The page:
Each year, the Ministry of Labour (MOL) schedules inspection blitzes in specific sectors as part of its overall Occupational Health and Safety Act (OHSA) enforcement strategy. Although the focus of the blitzes is announced ahead of time, individual workplaces are not identified in advance.
The first round of blitzes for this year will run from January 15 to February 28, 2018, with a focus on Machine Guarding and Electrical Hazards – two areas that have plagued the manufacturing sector for years. MOL Inspectors will be visiting industrial facilities across Ontario in connection with this blitz to inspect for compliance with the OHSA.
When Inspectors identify deficiencies, they apply a zero-tolerance policy and issue orders or lay charges. Orders can require a workplace to rectify a deficiency and/or to stop work altogether. As we explained in our last Workplace Law Bulletin, recent changes to the OHSA mean that charges can now result in fines of up to $100,000 for individuals and up to $1.5 million for companies. In extreme cases, individuals can even be imprisoned.
When the last blitz of this kind was conducted in 2016, 803 workplaces were visited and 3,828 orders were issued. Of those orders, 91 were stop-work orders that required employers to shut down production while deficiencies were addressed. Statistics related to the number of charges that were laid, and to the total fine amounts that were imposed, haven’t been released. However, publicly-reported fine amounts run well into the millions of dollars.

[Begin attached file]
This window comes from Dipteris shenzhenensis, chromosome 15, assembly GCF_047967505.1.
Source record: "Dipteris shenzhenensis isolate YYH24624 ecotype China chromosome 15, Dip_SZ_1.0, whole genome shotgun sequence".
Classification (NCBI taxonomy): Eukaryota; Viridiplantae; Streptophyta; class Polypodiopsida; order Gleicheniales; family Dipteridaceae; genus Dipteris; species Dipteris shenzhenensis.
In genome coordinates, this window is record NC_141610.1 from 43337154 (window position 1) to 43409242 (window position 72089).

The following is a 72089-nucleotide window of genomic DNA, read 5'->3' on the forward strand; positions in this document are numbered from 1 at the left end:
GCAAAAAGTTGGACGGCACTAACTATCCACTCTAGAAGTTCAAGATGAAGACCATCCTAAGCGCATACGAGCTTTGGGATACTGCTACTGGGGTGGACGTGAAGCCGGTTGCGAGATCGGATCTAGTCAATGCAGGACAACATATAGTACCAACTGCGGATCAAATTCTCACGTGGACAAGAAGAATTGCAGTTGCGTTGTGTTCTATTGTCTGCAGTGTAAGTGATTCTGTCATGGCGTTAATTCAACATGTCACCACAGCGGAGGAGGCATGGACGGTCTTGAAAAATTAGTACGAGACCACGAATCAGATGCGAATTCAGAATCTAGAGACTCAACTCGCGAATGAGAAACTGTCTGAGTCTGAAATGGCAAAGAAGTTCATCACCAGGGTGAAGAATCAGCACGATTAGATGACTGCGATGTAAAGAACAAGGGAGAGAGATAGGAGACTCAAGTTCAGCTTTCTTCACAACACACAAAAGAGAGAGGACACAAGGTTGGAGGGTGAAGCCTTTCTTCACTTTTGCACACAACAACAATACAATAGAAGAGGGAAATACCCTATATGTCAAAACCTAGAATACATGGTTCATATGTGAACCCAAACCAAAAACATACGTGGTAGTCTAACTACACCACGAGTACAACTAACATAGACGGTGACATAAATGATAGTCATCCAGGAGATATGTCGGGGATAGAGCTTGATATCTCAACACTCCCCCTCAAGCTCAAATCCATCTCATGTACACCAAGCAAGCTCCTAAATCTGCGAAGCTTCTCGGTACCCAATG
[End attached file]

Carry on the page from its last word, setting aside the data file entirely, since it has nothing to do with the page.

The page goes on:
What is the MOL looking for on this blitz?
Industrial machinery can expose workers to significant hazards. For example, fingers, hands and limbs can get caught in exposed pinch points within the moving parts of machinery, and/or workers can be exposed to electrically energized parts of machinery or equipment. If that happens, the injuries can be devastating.
As a result, the OHSA obligates employers to put appropriate guards or other devices in place on machines so as to protect workers from dangerous or potentially dangerous moving parts. This applies both when machines are being run, and when they are being cleaned or maintained.
On this upcoming blitz, the MOL will be checking to see that physical guards that prevent access to pinch points are in place, and that blocks are in place that ensure that stopped moving parts cannot unintentionally restart. Inspectors will also be checking for procedures that require that energized equipment be locked out when machinery is being maintained or cleaned, and that appropriate training has been delivered.
The MOL will also likely be looking for pre-start health and safety review reports (PSR Reports). These reports need to be completed by a Professional Engineer in specific circumstances under the OHSA. For example, when new or modified engineering controls or procedures have been implemented on modified industrial machinery that uses interlocking protections, or the like.
What should businesses do to prepare for this blitz?
Before January 15, employers should ensure that:
- all of the machinery in their plant has been identified;
- the machinery has been assessed for pinch points and in-running nip hazards;
- appropriate guarding is in place, and has not been disabled;
- all workers have been properly trained on the equipment they use and the related training records are readily available; and
- all necessary PSR Reports have been completed, any recommendations have been implemented and copies are readily available.
Also, because MOL Inspectors will be attending unannounced, employers should appoint one worker in advance to be the Inspector’s point of contact on the blitz. That person should be familiar with the powers that Inspectors have, with the machinery that is being used in the plant (and by whom), as well as with where all available training and PSR Reports can be found. This will enable employers to avoid miscommunications, which in turn will help to develop the Inspector’s confidence in the operation.